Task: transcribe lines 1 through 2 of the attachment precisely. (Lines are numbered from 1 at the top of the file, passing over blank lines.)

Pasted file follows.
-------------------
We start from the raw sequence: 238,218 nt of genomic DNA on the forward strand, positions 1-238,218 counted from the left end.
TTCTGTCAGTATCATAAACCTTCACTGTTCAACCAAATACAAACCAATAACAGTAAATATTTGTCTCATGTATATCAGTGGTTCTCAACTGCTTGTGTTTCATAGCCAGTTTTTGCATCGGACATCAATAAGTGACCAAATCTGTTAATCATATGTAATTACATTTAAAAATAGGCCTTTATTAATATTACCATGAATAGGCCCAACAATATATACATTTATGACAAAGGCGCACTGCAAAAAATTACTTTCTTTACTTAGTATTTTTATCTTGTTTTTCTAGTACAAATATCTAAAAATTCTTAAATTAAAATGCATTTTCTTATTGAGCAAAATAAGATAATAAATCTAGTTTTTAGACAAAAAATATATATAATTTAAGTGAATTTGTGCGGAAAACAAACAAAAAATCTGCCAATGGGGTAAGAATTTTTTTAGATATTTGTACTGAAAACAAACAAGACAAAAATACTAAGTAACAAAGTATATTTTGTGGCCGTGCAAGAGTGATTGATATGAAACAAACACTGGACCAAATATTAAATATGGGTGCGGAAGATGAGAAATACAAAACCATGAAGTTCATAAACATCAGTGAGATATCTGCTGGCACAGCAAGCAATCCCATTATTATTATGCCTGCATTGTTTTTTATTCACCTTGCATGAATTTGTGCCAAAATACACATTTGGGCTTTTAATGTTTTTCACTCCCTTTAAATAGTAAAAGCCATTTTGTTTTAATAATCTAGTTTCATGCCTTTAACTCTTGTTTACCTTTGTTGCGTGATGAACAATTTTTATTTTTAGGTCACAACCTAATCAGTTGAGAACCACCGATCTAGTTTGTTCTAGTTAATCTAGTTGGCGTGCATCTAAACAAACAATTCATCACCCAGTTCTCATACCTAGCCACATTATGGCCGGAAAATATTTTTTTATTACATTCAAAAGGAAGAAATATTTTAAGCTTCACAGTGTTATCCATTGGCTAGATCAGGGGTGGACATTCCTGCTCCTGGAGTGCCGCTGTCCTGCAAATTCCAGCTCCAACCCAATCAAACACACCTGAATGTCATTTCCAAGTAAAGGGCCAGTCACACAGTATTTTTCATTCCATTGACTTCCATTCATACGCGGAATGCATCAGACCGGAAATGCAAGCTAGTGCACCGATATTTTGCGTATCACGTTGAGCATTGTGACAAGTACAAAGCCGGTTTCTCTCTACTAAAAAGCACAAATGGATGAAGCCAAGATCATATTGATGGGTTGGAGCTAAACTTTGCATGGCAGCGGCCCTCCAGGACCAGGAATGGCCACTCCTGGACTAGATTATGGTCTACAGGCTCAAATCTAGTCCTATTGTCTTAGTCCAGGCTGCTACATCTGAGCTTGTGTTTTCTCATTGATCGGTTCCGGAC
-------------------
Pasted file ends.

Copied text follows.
We start from the raw sequence: 238,218 nt of genomic DNA on the forward strand, positions 1-238,218 counted from the left end.
TTCTGTCAGTATCATAAACCTTCACTGTTCAACCAAATACAAACCAATAACAGTAAATATTTGTCTCATGTATATCAGTGGTTCTCAACTGCTTGTGTTTCATAGCCAGTTTTTGCATCGGACATCAATAAGTGACCAAATCTGTTAATCATATGTAATTACATTTAAAAATAGGCCTTTATTAATATTACCATGAATAGGCCCAACAATATATACATTTATGACAAAGGCGCACTGCAAAAAATTACTTTCTTTACTTAGTATTTTTATCTTGTTTTTCTAGTACAAATATCTAAAAATTCTTAAATTAAAATGCATTTTCTTATTGAGCAAAATAAGATAATAAATCTAGTTTTTAGACAAAAAATATATATAATTTAAGTGAATTTGTGCGGAAAACAAACAAAAAATCTGCCAATGGGGTAAGAATTTTTTTAGATATTTGTACTGAAAACAAACAAGACAAAAATACTAAGTAACAAAGTATATTTTGTGGCCGTGCAAGAGTGATTGATATGAAACAAACACTGGACCAAATATTAAATATGGGTGCGGAAGATGAGAAATACAAAACCATGAAGTTCATAAACATCAGTGAGATATCTGCTGGCACAGCAAGCAATCCCATTATTATTATGCCTGCATTGTTTTTTATTCACCTTGCATGAATTTGTGCCAAAATACACATTTGGGCTTTTAATGTTTTTCACTCCCTTTAAATAGTAAAAGCCATTTTGTTTTAATAATCTAGTTTCATGCCTTTAACTCTTGTTTACCTTTGTTGCGTGATGAACAATTTTTATTTTTAGGTCACAACCTAATCAGTTGAGAACCACCGATCTAGTTTGTTCTAGTTAATCTAGTTGGCGTGCATCTAAACAAACAATTCATCACCCAGTTCTCATACCTAGCCACATTATGGCCGGAAAATATTTTTTTATTACATTCAAAAGGAAGAAATATTTTAAGCTTCACAGTGTTATCCATTGGCTAGATCAGGGGTGGACATTCCTGCTCCTGGAGTGCCGCTGTCCTGCAAATTCCAGCTCCAACCCAATCAAACACACCTGAATGTCATTTCCAAGTAAAGGGCCAGTCACACAGTATTTTTCATTCCATTGACTTCCATTCATACGCGGAATGCATCAGACCGGAAATGCAAGCTAGTGCACCGATATTTTGCGTATCACGTTGAGCATTGTGACAAGTACAAAGCCGGTTTCTCTCTACTAAAAAGCACAAATGGATGAAGCCAAGATCATATTGATGGGTTGGAGCTAAACTTTGCATGGCAGCGGCCCTCCAGGACCAGGAATGGCCACTCCTGGACTAGATTATGGTCTACAGGCTCAAATCTAGTCCTATTGTCTTAGTCCAGGCTGCTACATCTGAGCTTGTGTTTTCTCATTGATCGGTTCCGGAC